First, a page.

FORT MORGAN — A procession of ever-increasing law enforcement and first responder vehicles guided by two low-flying airplanes led the American flag-draped body of fallen firefighter pilot Marc Thor Olson on the 85-mile trip from Fort Collins to Fort Morgan on Monday.
Along the way, strings of people stood by the roadside with flags waving, hats over hearts and in salute to the pilot who died during the Kruger Rock Fire in what is believed to be the first nighttime aerial firefighting mission in Colorado history.
For many, it was the only way to honor Olson.
"He was like the godfather of the fire pilots out here,'' said Kelly Price, referring to CO Fire Aviation, the Fort Morgan-based company for whom Olson worked.
Price, of Stoneham, and her mother, Judy Price, of Fort Morgan, stood among a large group of people across the end of the procession at the Heer funeral home in Fort Morgan. From there, Olson's body will be moved to Texas, where his family will conduct a funeral.
Price and her husband, who is a firefighter, came to know Olson as photographers of the aerial firefighters at CO Fire Aviation, which is among a handful of companies employing trained pilots to fight fire at night.
"Flying was not only his passion but his art, and he was beautiful doing it,'' Kelly Price said. "It's just grief of a fallen hero and it's very sad to lose someone who had so much courage and was so passionate about what he did.
"And if you could see the processional and see how many people turned out, it's a vast community that's grieving.''
The procession left the Larimer County Coroner's Office in Fort Collins at 10 a.m., heading southeast to Fort Morgan, arriving at the funeral home about two hours later.
Judy Price said despite the loss, it was heartening to see so many people pay their final respects, pointing to the street lined with people and a large American flag suspended above the main road into the eastern Colorado town.
"It shows we can all come together when something like this happens,'' she said. "To see all the people here makes you feel good that we are all coming together.''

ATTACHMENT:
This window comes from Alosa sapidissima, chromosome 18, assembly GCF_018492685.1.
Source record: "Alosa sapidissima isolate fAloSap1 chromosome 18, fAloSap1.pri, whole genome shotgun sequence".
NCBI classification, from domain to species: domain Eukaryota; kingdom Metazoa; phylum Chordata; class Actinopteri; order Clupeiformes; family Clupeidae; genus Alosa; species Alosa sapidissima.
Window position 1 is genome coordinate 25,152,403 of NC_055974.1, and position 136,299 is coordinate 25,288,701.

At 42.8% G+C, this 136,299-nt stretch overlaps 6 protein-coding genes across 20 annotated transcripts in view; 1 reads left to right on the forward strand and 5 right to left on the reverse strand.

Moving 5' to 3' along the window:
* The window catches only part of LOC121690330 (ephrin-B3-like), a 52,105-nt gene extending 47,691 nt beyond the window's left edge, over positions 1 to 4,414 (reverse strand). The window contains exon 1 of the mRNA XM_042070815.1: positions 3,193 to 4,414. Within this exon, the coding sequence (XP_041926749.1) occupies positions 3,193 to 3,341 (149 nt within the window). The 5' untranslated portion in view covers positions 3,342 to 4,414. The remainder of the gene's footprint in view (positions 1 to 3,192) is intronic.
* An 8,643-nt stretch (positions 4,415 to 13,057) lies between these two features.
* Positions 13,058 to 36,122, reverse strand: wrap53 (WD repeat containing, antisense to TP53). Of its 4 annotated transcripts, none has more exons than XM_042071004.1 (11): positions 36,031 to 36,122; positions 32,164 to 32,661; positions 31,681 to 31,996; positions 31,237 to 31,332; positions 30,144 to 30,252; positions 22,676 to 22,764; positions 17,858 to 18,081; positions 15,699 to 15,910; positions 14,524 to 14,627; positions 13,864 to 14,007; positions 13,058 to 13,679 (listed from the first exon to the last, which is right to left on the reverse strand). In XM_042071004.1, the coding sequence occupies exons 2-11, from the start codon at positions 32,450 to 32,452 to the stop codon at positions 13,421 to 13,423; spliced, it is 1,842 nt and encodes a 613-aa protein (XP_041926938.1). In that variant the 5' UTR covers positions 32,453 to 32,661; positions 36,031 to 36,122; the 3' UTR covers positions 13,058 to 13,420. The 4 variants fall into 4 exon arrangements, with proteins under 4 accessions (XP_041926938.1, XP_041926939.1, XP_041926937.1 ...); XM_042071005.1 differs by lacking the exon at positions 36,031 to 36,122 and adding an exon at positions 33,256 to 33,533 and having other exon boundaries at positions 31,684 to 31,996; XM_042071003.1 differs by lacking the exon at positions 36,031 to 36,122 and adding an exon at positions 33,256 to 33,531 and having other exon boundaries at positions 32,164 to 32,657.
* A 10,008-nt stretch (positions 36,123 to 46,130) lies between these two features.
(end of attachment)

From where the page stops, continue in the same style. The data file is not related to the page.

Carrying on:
During the entire trip, two CO Fire Aviation specially-equipped single-engine Air Tractor AT-802 planes, like the one Olson was piloting when he crashed on Nov. 16, escorted the procession. The long line of emergency vehicles lengthened as the procession made its way through the agriculture fields that dominate the landscape east of Greeley to Fort Morgan.
At Kersey, Dana Moeller, of Berthoud, waved an American flag while watching the procession of low-flying airplanes and vehicles with lights flashing along U.S. Highway 34.
"I think heroes aren't appreciated anymore and the fact that (he was) one person trying something that had never been done makes him a role model for the community,'' she said.
The 59-year-old Olson had an extensive flying resume in the Air Force and Army, and in his civilian life.
CO Fire Aviation posted on its Facebook page that Olson had flown for 42 years and was a highly decorated veteran of the Army and Air Force with 32 years of service, amassing more than 8,000 flight hours with 1,000 hours of night vision goggle flying, including in combat and in civilian life.
Olson's plane crashed at Hermit Park about 6:37 p.m. Nov. 16 near the fire a couple miles southeast of Estes Park. He was wearing night vision goggles used by pilots in the emerging technology of aerial firefighting at night.
The National Transportation Safety Board and Federal Aviation Administration is investigating the crash. Olson reported to his ground crew he was experiencing turbulence but that he was going to make one more pass before he crashed.
The Fort Worth Star Telegram reported Olson grew up near the airport in his home town of Mineral Wells, which is west of Fort Worth, and earned his pilot's license at age 17.
The 147-acre Kruger Rock Fire was declared 100% contained on Saturday.
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This article originally appeared on Fort Collins Coloradoan: Marc Thor Olson remembered: 'He was like the godfather of the fire pilots'